In a few days, Christmas week and all its fanfare will descend upon us all. I anticipate that for some folk it will be preceded by the usual shopping hysteria – endless gifting, decorations, redundant “Christmas Carols” and extremely tired feet. Not to mention the accompanying mental fatigue. We shouldn’t be surprised to find ‘exhaustion’ in its wake.

In my younger days, I was confused by this “Humbug” of Christmas – the brimming stores, the incurred debt and endless parties? It was hard to see Jesus in all of it. It felt totally farcical. I imagine that some people can be confused like I was. Whether we enjoy the fanfare or not is not the issue. The real question is ‘What does Christmas really mean to us?” Is it about Christ or not?

I am aware that many, many people battle with loneliness and depression during the Christmas season. I am one of them.  Even though I am enormously blessed to have my family around, I miss my childhood family, the old farm and friends who have gone by the wayside. There are so many cherished memories. It’s easy to fall into the trap of allowing these to continually replay in our minds and let ourselves fall into the darkness

In addition, I am personally not entirely comfortable with receiving gifts – for me, gifts are just a reminder that we don’t need all this ‘stuff’ and that we can do with so much less. After all, Jesus’s gift should be enough, shouldn’t it?

Please don’t be too alarmed. My reticence isn’t without hope. What Christmas means to me personally is embraced in two little songs. Let me explain…

Some years ago, when my children were in primary school, I was confronted by the real meaning of Christmas. The realisation hit me so hard at the time that I breathed it in and allowed it to really filter into my soul. Yes, it happened during the primary school’s annual ‘Carols by candlelight’ performance where I had volunteered to play the piano for the choir.

In this post, I’d like to give a shout-out to our own, dear Sandy Mol who was the music teacher at the time. What an amazing lady! She has a heart for Christmas all year round and imparts this to her pupils. At the end of each year, Sandy would put on a spectacular performance with the kids. It was a truly inspirational effort as us parents were allowed to listen to our children’s message. But when I was asked to help out with playing the piano, it became something entirely different. I was a nervous wreck. I familiarised myself with the songs and fervently committed myself to the task – practising for hours on end in the hope of stilling my nerves. It was the only way I knew how so that I would be able to help her out.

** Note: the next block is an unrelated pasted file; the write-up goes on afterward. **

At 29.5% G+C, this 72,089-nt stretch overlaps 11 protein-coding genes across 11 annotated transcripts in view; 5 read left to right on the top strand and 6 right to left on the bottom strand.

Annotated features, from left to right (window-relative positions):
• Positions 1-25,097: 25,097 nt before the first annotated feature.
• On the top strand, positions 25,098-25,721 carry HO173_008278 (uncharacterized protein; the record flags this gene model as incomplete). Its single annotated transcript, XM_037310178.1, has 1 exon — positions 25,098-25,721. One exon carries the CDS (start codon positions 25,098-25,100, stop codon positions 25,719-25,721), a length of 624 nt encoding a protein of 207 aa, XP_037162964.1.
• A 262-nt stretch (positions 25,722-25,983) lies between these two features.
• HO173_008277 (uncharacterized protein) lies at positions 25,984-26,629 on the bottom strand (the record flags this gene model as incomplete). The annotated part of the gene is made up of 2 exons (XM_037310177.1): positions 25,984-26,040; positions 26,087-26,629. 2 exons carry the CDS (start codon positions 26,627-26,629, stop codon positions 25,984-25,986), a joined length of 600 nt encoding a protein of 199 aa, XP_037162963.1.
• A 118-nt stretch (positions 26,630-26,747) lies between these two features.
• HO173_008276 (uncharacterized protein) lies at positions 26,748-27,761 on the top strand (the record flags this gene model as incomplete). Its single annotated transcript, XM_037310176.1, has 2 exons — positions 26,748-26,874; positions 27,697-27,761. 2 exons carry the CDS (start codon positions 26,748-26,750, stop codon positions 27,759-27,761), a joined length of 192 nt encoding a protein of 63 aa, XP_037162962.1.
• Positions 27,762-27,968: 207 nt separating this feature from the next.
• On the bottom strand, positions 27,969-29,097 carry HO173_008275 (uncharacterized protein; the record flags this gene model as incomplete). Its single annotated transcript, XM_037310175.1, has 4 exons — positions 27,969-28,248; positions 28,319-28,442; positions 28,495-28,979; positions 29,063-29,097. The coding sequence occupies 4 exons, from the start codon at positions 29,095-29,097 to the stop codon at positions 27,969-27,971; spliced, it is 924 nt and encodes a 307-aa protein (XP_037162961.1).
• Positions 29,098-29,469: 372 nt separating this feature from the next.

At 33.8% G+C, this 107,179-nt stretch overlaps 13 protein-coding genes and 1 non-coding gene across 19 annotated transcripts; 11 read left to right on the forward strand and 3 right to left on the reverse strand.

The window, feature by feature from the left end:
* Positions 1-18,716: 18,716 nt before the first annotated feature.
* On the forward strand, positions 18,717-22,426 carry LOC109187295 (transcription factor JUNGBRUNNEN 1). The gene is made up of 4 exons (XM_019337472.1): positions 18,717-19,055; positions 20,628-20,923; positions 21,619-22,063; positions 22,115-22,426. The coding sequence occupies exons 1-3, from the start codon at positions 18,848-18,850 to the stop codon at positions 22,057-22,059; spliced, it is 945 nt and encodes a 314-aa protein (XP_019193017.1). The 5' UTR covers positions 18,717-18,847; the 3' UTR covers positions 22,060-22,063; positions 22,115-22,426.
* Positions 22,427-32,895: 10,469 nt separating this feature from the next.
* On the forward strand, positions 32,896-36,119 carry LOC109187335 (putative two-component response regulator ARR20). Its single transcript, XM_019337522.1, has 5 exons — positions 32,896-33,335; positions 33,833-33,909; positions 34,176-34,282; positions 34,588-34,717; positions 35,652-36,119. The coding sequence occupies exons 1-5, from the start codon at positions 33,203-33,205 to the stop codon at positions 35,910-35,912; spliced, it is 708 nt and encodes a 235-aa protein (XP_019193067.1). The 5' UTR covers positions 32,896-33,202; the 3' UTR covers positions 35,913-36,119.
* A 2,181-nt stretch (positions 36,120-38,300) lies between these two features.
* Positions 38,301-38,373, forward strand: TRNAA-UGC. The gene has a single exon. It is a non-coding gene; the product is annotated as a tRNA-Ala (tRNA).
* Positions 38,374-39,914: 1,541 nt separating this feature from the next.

There were two songs, in particular, which I really fell in love with… so much so that I still play them every year on my own Clavinova at home. At the time, they brought my focus back to the real meaning of Christmas and settled my nerves. I absolutely love them and my family get to hear them endlessly. It’s the simplicity of their message that is so poignant. Their melodies sing in my heart as their words find permanent place.

Please allow me to share these two songs and some of their words…

  1. The first one is: Christmas isn’t Christmas (by Jimmy and Carol Owens)

The words go like this: “Christmas isn’t Christmas till it happens in your heart’

… Somewhere, deep inside you is where Christmas really starts. So give you heart to Jesus; you’ll discover when you do that it’s Christmas, really Christmas …for you!

Isn’t this so true? Christmas can’t ever be “Christmas” unless there is a change in our hearts.  Think about it…

  1. The second song is “Christmas is a time for LOVE” (by Ernie Rettino and Debby Kerner.)  This song encourages us all to put everything else aside and concentrate on what the world really needs – LOVE!

Yes, LOVE encourages us to be patient, kind, compassionate, self-controlled and generous. Love is a concept that encourages the same reconciliation that we receive from our Lord Jesus Christ. He reconciled us to himself with his gift on the cross. It was a gift of the ultimate love. We really need His help in gifting this same LOVE to our world. Yes, we can make a difference in the lives of those around us. It doesn’t have to be big – we just have to practice the ultimate gift – LOVE!

Wishing you, dear reader, a ‘heart-felt’ Christmas filled with LOVE. Let’s make a difference in our struggling world…


With love, in Christ